Monday, October 1, 2012
Rapid Releases - Chatting with Sam Newman
I'm at GOTO this week and I got the chance to sit down with Sam Newman who's doing a talk on rapid releases tomorrow, which I already expected will be really good. My chat confirmed this. When I read the abstract for the talk I got quite interested, because Sam touches of something that I've spent some time thinking about too: How does the software architecture/design of our systems effect our ability to push out software quickly?
I started off asking Sam to give the elevator pitch for why everybody should go to his talk tomorrow. Paraphrasing we should go because most people - when designing systems - start off thinking about "the traditional" set qualities (scalability, availability security, performance and so on), but ignore "ease of change". Ease of change should often be an important quality attribute though, since this is a necessity for speeding up release cycle. In the talk Sam will go into some techniques, or patterns if you will, that can help you move towards making small incremental changes to your systems easily. Which is what you need to do if you want to move to a continuous delivery (or even deployment) model.
I got the impression that Sams talk supplements most of the other talks about continuous delivery, that you might hear, because most of those talks focus a lot on the build pipeline and on automating IT infrastructure, whereas his talk goes into the architecture and design of the system. This angle is important (too). In fact in Sams experience working with clients wanting to move towards continuous delivery some of the first steps most teams need to make are around the software architecture That is, often he sees situations where there are architectural or design problems in the system that either seriously slows down the development or which hinders doing changes in small increments, which in turn hinders doing small, focused, low risk releases, which ultimately hinders releasing rapidly.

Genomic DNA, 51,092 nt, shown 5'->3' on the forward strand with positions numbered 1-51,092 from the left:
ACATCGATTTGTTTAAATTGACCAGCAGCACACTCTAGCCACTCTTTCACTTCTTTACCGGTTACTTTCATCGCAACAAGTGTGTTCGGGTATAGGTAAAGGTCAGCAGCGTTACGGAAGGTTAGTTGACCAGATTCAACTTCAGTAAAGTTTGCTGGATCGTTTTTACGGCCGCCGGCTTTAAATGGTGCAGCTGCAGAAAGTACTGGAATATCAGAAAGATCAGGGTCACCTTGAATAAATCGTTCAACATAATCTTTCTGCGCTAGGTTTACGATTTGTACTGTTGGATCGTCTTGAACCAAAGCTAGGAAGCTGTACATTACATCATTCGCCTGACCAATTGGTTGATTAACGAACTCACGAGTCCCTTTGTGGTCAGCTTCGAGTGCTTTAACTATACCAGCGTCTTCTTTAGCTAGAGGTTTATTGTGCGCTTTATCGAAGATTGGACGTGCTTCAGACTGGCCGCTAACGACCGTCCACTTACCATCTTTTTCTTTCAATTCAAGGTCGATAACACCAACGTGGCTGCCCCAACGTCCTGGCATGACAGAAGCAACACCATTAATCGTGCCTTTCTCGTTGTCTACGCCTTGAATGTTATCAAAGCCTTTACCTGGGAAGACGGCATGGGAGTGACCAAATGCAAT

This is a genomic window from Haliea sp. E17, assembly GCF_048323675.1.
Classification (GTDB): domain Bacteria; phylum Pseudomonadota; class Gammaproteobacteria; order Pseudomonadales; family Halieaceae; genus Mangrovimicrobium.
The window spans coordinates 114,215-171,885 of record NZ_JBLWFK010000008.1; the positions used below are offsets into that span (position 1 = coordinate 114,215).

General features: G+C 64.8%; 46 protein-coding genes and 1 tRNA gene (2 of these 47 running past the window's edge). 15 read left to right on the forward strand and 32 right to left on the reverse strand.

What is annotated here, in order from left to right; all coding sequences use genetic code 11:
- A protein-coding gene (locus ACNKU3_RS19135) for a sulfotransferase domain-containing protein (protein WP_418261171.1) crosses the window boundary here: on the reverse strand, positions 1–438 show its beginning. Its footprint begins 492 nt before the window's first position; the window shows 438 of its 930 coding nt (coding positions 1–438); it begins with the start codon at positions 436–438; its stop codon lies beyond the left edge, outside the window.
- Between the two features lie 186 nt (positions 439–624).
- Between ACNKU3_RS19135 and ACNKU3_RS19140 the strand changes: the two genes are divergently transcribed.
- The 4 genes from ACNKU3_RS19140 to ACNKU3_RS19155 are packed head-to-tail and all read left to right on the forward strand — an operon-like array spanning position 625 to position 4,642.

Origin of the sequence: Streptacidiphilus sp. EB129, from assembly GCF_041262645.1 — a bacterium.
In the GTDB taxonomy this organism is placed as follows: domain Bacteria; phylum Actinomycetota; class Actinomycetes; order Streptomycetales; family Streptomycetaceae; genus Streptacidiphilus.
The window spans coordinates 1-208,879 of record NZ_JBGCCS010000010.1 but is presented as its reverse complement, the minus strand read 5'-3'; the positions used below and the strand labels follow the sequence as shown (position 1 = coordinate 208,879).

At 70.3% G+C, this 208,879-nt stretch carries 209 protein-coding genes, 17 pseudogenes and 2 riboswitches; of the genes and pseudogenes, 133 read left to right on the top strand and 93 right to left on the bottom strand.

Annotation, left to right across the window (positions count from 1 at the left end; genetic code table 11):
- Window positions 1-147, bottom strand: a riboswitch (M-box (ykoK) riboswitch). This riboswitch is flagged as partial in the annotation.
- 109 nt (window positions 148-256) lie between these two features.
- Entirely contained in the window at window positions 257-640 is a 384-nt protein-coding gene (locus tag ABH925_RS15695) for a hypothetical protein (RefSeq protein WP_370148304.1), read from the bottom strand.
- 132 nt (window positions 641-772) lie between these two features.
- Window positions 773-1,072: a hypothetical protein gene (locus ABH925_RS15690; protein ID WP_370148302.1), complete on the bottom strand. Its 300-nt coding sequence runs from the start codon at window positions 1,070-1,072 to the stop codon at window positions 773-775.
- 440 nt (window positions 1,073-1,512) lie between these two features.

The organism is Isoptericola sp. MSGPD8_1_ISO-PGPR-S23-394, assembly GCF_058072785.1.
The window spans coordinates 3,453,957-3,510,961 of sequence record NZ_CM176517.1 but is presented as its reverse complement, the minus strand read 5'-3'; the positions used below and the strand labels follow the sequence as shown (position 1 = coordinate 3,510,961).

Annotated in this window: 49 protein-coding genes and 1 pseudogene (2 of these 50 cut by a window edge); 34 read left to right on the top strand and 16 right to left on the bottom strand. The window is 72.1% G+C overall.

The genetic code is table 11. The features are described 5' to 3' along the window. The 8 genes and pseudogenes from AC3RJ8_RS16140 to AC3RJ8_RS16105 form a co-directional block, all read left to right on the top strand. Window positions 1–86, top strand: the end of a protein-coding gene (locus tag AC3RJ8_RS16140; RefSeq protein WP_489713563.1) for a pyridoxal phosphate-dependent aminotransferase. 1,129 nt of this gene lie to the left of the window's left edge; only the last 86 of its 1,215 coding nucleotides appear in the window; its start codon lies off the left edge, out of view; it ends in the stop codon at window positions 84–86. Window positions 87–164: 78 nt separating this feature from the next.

Part of the cure for this is to go into the systems and cutting them up into small well factored services. Aka (in my words) doing SOA right. I asked Sam how this related to DDD - my thinking being that these services follow bounded contexts. The response to this was pretty interesting I think: Sam agrees that these well factored services will and should follow bounded context boundaries but points out that the way to get there is not by focusing the services around entities or even aggregates, but rather around business capabilities. I think that is a really helpful way to put it.
As I said, talking to Sam only made me more keen on going to his talk, and if any of the above resonates I'd encourage you to go too. I'm sure it'll be both fun and educational.